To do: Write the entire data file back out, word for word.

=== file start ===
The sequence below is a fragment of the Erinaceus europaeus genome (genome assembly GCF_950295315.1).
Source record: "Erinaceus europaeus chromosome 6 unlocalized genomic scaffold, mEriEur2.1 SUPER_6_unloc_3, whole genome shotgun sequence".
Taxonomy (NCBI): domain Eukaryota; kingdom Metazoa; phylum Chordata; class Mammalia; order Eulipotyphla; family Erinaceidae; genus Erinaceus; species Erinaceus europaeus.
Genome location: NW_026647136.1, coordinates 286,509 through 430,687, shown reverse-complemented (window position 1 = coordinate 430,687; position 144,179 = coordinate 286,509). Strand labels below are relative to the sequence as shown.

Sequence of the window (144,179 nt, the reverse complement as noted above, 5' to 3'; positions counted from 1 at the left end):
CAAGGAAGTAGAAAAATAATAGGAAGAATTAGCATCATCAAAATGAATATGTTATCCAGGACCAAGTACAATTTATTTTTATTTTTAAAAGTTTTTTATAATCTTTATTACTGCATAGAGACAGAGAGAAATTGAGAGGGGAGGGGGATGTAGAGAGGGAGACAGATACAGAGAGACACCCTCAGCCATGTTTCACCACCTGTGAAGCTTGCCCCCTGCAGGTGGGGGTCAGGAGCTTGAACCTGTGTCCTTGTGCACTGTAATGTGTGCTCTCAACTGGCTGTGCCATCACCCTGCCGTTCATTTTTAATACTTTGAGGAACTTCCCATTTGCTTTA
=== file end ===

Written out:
The sequence below is a fragment of the Erinaceus europaeus genome (genome assembly GCF_950295315.1).
Source record: "Erinaceus europaeus chromosome 6 unlocalized genomic scaffold, mEriEur2.1 SUPER_6_unloc_3, whole genome shotgun sequence".
Taxonomy (NCBI): domain Eukaryota; kingdom Metazoa; phylum Chordata; class Mammalia; order Eulipotyphla; family Erinaceidae; genus Erinaceus; species Erinaceus europaeus.
Genome location: NW_026647136.1, coordinates 286,509 through 430,687, shown reverse-complemented (window position 1 = coordinate 430,687; position 144,179 = coordinate 286,509). Strand labels below are relative to the sequence as shown.

Sequence of the window (144,179 nt, the reverse complement as noted above, 5' to 3'; positions counted from 1 at the left end):
CAAGGAAGTAGAAAAATAATAGGAAGAATTAGCATCATCAAAATGAATATGTTATCCAGGACCAAGTACAATTTATTTTTATTTTTAAAAGTTTTTTATAATCTTTATTACTGCATAGAGACAGAGAGAAATTGAGAGGGGAGGGGGATGTAGAGAGGGAGACAGATACAGAGAGACACCCTCAGCCATGTTTCACCACCTGTGAAGCTTGCCCCCTGCAGGTGGGGGTCAGGAGCTTGAACCTGTGTCCTTGTGCACTGTAATGTGTGCTCTCAACTGGCTGTGCCATCACCCTGCCGTTCATTTTTAATACTTTGAGGAACTTCCCATTTGCTTTA